Few businesses have been impacted by the coronavirus pandemic as much as those in the travel industry. Airlines have posted quarterly losses in the billions of dollars and have made plans to significantly trim their teams and drastically cut their fleets.
As with most U.S. airlines, United has already extended elite status through early 2022, reduced requirements for new status and implemented temporary change-fee waivers, given the uncertainty facing travelers at the moment. Now, the carrier is making one of its pandemic-era policies permanent, in what’s arguably United’s most flyer-friendly adjustment to date.
Effectively immediately, change fees will no longer apply on all standard economy and premium-cabin tickets for travel within the United States, Puerto Rico and the U.S. Virgin Islands. This change is permanent — even once the pandemic is behind us, change fees won’t apply to these tickets. With that, United will join Southwest as the only big U.S. carriers that allow flyers to make changes without paying a fee.
For United, you might assume this shift effectively makes all flights refundable — but that isn’t the case. When you cancel or change a flight, the residual value will remain within that particular ticket. If you’re hoping for a full refund should your plans change, you’ll need to book a refundable ticket. That’s similar to Southwest’s policy — while all fares can be changed without a fee, only certain types allow for refunds.
United will also be eliminating change fees on all award tickets, which previously carried a penalty of up to $125, depending on your status level and how long before departure you request a change. Additionally, the airline will waive redeposit fees on all flights canceled more than 30 days before departure. For awards redeposited within 30 days, a $125 fee will apply.
As for international and basic economy flights, United will continue to offer an unlimited change-fee waiver for all tickets issued through Dec. 31, 2020. It’s possible the airline could extend that policy again, depending on how the pandemic is impacting travel at that time.
Meanwhile, beginning Jan. 1, 2021, all United customers will be eligible for free standby, with the airline eliminating the current $75 fee to confirm a standby seat. Flyers will be able to add their name to the standby list up to 30 minutes before departure for domestic flights and up to one hour for international flights via United’s app, website or at the airport. If there ends up being an empty seat after confirmed passengers board, it’ll be available free of charge.
Also beginning Jan. 1, 2021, all MileagePlus elite members will be able to confirm a same-day flight change free of charge, assuming the same fare class is available — a benefit currently available to Gold elites and above. This perk isn’t quite as generous as JetBlue’s offering for Mosaic elites, which doesn’t have the same fare-class requirement, but United often does make lower-cost fare classes available on the day of departure.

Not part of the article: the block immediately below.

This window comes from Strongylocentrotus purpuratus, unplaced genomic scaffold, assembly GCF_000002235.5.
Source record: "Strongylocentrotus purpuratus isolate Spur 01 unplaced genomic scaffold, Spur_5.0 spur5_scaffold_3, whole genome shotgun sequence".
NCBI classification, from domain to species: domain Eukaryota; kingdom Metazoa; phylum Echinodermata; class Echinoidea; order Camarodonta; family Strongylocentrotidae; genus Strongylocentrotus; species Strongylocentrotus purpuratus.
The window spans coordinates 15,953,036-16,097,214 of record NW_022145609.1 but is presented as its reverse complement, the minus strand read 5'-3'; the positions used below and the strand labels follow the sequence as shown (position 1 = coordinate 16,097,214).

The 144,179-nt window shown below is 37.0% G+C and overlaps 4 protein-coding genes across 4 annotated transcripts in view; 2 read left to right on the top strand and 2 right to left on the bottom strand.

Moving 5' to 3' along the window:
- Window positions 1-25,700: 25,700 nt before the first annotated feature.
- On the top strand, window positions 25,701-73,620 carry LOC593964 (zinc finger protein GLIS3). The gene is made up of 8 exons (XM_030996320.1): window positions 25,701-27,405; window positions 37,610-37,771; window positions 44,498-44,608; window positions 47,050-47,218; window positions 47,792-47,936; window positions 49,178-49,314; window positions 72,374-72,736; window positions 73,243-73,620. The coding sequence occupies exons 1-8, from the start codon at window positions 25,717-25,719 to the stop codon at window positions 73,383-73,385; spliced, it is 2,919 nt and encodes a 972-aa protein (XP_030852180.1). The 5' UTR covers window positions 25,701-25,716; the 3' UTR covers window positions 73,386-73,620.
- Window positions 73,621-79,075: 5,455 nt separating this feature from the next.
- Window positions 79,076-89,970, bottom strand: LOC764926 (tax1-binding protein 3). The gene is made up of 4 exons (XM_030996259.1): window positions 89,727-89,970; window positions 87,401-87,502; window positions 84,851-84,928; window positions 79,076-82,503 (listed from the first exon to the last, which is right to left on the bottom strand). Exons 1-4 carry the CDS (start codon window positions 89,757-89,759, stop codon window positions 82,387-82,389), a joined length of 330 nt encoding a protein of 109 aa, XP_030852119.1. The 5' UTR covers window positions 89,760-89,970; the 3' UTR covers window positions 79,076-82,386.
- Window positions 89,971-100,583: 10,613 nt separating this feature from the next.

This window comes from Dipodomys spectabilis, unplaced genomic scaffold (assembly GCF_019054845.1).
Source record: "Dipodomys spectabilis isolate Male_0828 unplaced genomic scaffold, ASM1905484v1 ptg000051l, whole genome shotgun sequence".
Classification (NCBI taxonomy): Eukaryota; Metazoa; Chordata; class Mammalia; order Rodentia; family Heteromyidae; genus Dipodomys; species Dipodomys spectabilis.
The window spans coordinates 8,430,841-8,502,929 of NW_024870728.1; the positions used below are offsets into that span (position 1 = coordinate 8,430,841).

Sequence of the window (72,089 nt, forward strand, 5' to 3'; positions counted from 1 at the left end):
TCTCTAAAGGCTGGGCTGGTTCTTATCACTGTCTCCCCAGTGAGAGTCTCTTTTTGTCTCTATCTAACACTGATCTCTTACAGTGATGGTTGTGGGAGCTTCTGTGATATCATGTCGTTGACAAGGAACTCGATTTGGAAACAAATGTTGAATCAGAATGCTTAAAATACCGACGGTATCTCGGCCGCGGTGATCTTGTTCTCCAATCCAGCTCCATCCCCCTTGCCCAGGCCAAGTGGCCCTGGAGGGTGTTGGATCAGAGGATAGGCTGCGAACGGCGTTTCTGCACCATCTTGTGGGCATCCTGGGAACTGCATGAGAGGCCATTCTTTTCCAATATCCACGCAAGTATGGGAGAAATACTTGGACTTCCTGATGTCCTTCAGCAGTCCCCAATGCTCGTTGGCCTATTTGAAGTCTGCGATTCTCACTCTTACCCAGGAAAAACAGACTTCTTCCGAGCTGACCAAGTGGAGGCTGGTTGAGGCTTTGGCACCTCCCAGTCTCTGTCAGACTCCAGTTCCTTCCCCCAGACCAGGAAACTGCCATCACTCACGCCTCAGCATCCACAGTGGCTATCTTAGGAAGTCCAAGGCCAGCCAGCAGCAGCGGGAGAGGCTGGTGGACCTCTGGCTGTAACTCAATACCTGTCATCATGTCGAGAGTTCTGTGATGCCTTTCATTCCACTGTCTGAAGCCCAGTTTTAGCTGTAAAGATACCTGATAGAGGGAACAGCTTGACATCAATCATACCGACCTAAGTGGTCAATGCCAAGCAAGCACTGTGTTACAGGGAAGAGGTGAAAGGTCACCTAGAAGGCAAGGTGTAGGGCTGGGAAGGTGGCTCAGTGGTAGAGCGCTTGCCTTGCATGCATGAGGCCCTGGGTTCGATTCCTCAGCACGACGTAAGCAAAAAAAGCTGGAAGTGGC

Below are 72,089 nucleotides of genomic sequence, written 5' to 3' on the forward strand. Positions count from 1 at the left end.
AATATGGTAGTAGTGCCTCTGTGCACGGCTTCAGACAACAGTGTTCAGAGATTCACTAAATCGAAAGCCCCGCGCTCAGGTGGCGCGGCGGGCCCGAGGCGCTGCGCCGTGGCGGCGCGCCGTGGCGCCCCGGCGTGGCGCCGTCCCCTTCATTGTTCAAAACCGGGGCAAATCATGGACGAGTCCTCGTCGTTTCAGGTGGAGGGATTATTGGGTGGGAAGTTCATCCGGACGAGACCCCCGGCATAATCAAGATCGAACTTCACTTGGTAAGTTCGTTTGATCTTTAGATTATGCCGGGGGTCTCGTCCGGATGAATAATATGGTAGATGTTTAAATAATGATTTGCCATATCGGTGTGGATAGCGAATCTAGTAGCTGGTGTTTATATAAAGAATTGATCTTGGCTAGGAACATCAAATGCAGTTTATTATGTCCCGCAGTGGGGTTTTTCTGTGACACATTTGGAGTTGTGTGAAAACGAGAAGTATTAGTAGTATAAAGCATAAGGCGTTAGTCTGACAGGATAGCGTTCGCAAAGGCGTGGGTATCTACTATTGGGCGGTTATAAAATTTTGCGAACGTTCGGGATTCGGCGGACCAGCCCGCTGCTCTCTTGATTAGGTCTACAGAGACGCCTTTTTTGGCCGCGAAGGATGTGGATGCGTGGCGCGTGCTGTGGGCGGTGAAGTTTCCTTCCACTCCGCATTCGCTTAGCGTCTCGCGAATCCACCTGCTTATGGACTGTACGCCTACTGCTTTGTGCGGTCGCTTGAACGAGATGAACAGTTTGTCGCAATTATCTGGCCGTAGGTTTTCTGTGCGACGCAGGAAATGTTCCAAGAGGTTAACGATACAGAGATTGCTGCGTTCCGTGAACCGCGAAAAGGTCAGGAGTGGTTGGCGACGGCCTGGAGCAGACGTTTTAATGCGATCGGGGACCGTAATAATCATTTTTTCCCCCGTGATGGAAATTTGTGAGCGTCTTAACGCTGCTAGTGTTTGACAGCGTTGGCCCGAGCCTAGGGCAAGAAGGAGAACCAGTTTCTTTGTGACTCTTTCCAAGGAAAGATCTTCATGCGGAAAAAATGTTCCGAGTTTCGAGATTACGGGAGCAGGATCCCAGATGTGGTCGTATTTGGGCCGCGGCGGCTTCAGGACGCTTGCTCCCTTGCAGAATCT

In a video introducing the new change-fee policy, United CEO Scott Kirby recognized that flyers have been asking the carrier to eliminate change fees, saying: “When we hear from customers about where we can improve, getting rid of this fee is often the top request.”
According to Kirby, this first move marks a shift in the way the airline develops policies in response to a financial crisis.
“You may remember, that as we emerged from previous tough times, we made difficult decisions to survive financially, but sometimes at the expense of customer service, either by adding new fees, or cutting the things that made the experience of flying better, simply because they were too expensive,” Kirby said. “United Airlines won’t be following that same playbook as we come out of this crisis. Instead, we’re taking a completely different approach, and looking at ways to serve you better, instead of defaulting to cuts.”
It’s certainly notable that United’s CEO is acknowledging previous moves alienated customers, and pledging to avoid heading down the path of adding fees. Hopefully, the airline will continue to invest in the onboard product too, and restore elements it recently scaled back, including premium-cabin bedding and beverages.
Unfortunately there is one notable downside to United eliminating change fees. Previously, when a change fee applied, customers were entitled to the difference in fare when moving to a lower-cost ticket.
When moving from a $2,000 round-trip business-class flight to a $400 economy ticket, for example, a $200 change fee may have applied, but the customer would have received the $1,600 difference in the form of an Electronic Travel Certificate (ETC). Now, that’s no longer an option — changes are free, but you’ll forfeit the difference if you move to a lower-cost flight.
As a workaround, I might recommend breaking up a round-trip into two one-way tickets, assuming you don’t encounter a higher one-way fare. With that strategy, if you do need to move to a lower-cost flight, each leg of your trip can be used to rebook a separate future trip — in that $2,000 business-class example above, you’d be adjusting two $1,000 tickets, instead.
Kirby wrapped up his announcement teasing “some exciting new announcements in the weeks to come.” Personally, I’d love to see the airline eliminate basic economy altogether, reduce elite status requirements for 2021 and beyond, and bring award charts back to MileagePlus. I guess we’ll have to wait and see.
Featured photo courtesy of United Airlines.